Boliche Is The Classic Cuban Pot Roast You Should Know About

Pot roasts are a special brand of comfort food, with their tender meaty textures and buttery veg — a single bite can transport one right back to hearth and home. However, when slow-cooking beef in broth, it can feel difficult to invigorate the dish with a new flavor palette, but it's been done. For a different take on a pot roast, turn to Cuban boliche.

The dish comprises an eye of round stuffed with cured pork, potatoes, and other vegetables, all of which are slathered in a marinade infused with beef juices and flavorful liquified onion. It's still essentially the same beloved pot roast ingredients, but there's something else in the preparation that sets this Cuban classic apart. Before cooked, the beef is marinaded for up to two days in a complex blend of citrus, spices, and often wine. Once the beef cut has soaked up the various flavors, it's cut into thick slices, offering a zesty Caribbean kick compared to the traditional savory sort. 

History of boliche

As a result of its complex history, Cuban gastronomy fuses a variety of influences, the most predominant being Spain, due to its nearly 400-year rule over the island. Over this period, the Spanish empire introduced animal livestock like cows and pigs, which is how we get the unique pork-stuffed beef cut. Further, most people that came to the island during the early period of colonization hailed from the Andalusia province, a southern region of Spain where stews continue to be popular. In such Spanish recipes, varying proteins like beef and chorizo are often mixed together — like in the dish Puchero. The ham cuts used in boliche, be it jamon serrano or chorizo, also arose from Spanish origins.

In addition to Spanish, Indigenous Taino, Caribbean, African, and other Latin American foods also influence Cuban cuisine. While it's difficult to pinpoint the cuisine's exact synthesis into boliche, the dish shares similarities with other foods in this region. For instance, its sour orange marinade is reminiscent of Yucatán's Cochinita Pibil, while its inclusion of potatoes alludes to West African dishes. No matter the similarities, boliche now exists as a wholly unique Cuban creation.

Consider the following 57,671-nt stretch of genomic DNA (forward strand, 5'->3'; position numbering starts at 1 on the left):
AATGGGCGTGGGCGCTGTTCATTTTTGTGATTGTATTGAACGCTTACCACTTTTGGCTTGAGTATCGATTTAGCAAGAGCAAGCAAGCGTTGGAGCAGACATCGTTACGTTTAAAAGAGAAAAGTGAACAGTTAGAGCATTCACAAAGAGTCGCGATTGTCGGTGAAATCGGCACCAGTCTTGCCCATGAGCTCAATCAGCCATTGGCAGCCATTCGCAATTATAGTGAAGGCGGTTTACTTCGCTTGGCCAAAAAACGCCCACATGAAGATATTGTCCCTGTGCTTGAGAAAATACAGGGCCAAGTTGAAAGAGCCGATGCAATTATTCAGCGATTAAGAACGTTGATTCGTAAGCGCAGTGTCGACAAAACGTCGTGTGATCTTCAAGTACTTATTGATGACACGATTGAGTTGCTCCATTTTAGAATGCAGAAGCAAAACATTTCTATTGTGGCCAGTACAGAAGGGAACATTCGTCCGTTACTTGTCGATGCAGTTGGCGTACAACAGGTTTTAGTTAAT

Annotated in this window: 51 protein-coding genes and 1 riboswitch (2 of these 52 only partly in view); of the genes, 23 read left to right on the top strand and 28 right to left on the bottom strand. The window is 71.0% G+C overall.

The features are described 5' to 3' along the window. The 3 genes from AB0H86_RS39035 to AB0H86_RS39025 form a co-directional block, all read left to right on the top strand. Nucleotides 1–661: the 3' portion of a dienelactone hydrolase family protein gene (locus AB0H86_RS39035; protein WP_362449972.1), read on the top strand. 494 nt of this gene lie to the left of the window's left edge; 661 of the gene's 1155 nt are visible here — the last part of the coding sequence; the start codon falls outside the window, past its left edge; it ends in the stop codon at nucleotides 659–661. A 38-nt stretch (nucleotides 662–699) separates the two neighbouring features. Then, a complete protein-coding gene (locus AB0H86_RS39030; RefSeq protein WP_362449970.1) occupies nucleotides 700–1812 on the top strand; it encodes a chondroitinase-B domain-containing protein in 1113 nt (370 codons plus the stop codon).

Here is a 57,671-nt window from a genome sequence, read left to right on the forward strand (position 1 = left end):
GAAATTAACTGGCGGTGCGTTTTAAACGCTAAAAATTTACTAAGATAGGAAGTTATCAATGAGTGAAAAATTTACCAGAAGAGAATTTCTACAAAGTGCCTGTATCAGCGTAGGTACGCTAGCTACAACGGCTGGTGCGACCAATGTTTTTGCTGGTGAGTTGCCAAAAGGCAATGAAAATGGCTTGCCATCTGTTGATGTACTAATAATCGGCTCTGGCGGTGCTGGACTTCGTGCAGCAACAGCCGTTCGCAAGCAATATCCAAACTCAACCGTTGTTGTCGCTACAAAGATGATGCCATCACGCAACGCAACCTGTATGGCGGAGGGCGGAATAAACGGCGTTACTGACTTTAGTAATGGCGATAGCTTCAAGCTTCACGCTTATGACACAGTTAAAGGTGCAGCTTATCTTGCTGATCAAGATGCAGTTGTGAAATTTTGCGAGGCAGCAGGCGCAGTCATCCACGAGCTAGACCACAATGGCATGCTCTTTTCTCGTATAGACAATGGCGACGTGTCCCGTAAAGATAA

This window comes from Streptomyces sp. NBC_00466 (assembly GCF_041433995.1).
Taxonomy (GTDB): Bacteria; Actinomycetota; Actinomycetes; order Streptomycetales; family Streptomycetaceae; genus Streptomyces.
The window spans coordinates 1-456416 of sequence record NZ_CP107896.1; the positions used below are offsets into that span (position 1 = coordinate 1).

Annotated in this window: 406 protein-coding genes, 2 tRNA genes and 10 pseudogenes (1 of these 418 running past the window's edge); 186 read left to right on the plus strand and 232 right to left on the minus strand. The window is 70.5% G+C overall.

What's in boliche?

As with any roast, the dish begins with a careful selection of meat. Boliche reaches for eye of round, a lean but flavorful cut beloved for slow-cooking. Lengthy marination, a braising liquid, as well as fat from the pork, will keep this cut moist, so don't stress about it being tough. Serrano, bacon, and chorizo are all popular candidates for the roasts inner ham stuffing. Chorizo especially provides great flavor, its piquant character and fats helping season and soften this cut from the inside out. 

The marinade paste is constituted of a base of garlic, oregano, salt, and pepper with the added zing of citrus juices like orange, lime, and lemon, as well as a sprinkling of paprika and bay leaves for depth. To complement the hearty citrus flavor, salty olives, are an optional addition to the filling. Some also add white wine for an extra tinge of something sweet and complex. And, of course, there's an assortment of savory root vegetables — such as onions, potatoes, carrots —  to round out the roast.

How to make and serve boliche

To stuff the roast, create a hole through the middle of the beef by either using a skewer or a long boning knife. Incise on the flat side of the meat to retain its form. After stuffing, place the onions and the beef into a large vessel for marinating. Cover with plastic wrap, and set aside in the fridge anywhere from 3 to 48 hours — the longer, the better. 

Though referred to as a roast, boliche is technically braised, as it comes together on the stovetop in a large volume of liquid. First, brown the meat on the sides to seal in the juices, then soften the onions, and finally pour in the marinade and beef broth. After heating to a boil, simmer for around 4 hours with a cover, checking the level of the liquid every now and then. A half-hour prior to the end of the cook time, add in the root vegetables.

Serve it up by dividing up the vegetables on the bottom of the plates. Slice the eye of round into thick pieces — around half an inch — and place on top. Black beans and rice, a Cuban staple side, is common here, and makes this roast rendition all the more hearty. 

How Boliche varies from other roasts

As a staple of home-cooked dinners, there are lots of boliche variations among cooks. Most deviations occur in the ham filling, substituting serrano, bacon, chorizo, or another cured meat on hand. The same applies to the vegetables incorporated into the roast — some make boliche a hearty potato dish, or instead keep it sauce-heavy to serve with sides. And the seasoning choice also varies between chefs.

Despite such variations, boliche's skillet-braising technique applied to an eye of round cut is a cornerstone of the dish. Unlike an oven-style roast, which uses low and slow heat to retain moisture, boliche's preparation in liquid infuses it with an abundance of flavor. Such a quality makes it similar to an American-style pot roast, which also incorporates vegetables and relies on a broth to tenderize the beef. While the cooking time of the two dishes is similar, boliche's beef exhibits a different texture. The acid present in the marinade lends the meat a soft consistency that doesn't shred apart. Plus, the cut is infused with more flavor due to the aromatic components. All the more reason to prep boliche for a fabulous dinner — not going for seconds will be impossible.